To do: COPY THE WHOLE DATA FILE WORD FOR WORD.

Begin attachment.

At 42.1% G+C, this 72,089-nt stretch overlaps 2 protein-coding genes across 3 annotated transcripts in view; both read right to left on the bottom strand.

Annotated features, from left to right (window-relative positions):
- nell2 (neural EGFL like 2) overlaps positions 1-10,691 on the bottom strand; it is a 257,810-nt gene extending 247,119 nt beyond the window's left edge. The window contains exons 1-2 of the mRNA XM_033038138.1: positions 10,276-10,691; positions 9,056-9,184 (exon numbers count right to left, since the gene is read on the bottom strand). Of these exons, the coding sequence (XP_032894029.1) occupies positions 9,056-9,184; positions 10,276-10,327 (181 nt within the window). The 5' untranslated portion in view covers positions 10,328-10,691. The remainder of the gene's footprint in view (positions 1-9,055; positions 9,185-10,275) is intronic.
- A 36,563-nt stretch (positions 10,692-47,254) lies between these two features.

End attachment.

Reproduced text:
At 42.1% G+C, this 72,089-nt stretch overlaps 2 protein-coding genes across 3 annotated transcripts in view; both read right to left on the bottom strand.

Annotated features, from left to right (window-relative positions):
- nell2 (neural EGFL like 2) overlaps positions 1-10,691 on the bottom strand; it is a 257,810-nt gene extending 247,119 nt beyond the window's left edge. The window contains exons 1-2 of the mRNA XM_033038138.1: positions 10,276-10,691; positions 9,056-9,184 (exon numbers count right to left, since the gene is read on the bottom strand). Of these exons, the coding sequence (XP_032894029.1) occupies positions 9,056-9,184; positions 10,276-10,327 (181 nt within the window). The 5' untranslated portion in view covers positions 10,328-10,691. The remainder of the gene's footprint in view (positions 1-9,055; positions 9,185-10,275) is intronic.
- A 36,563-nt stretch (positions 10,692-47,254) lies between these two features.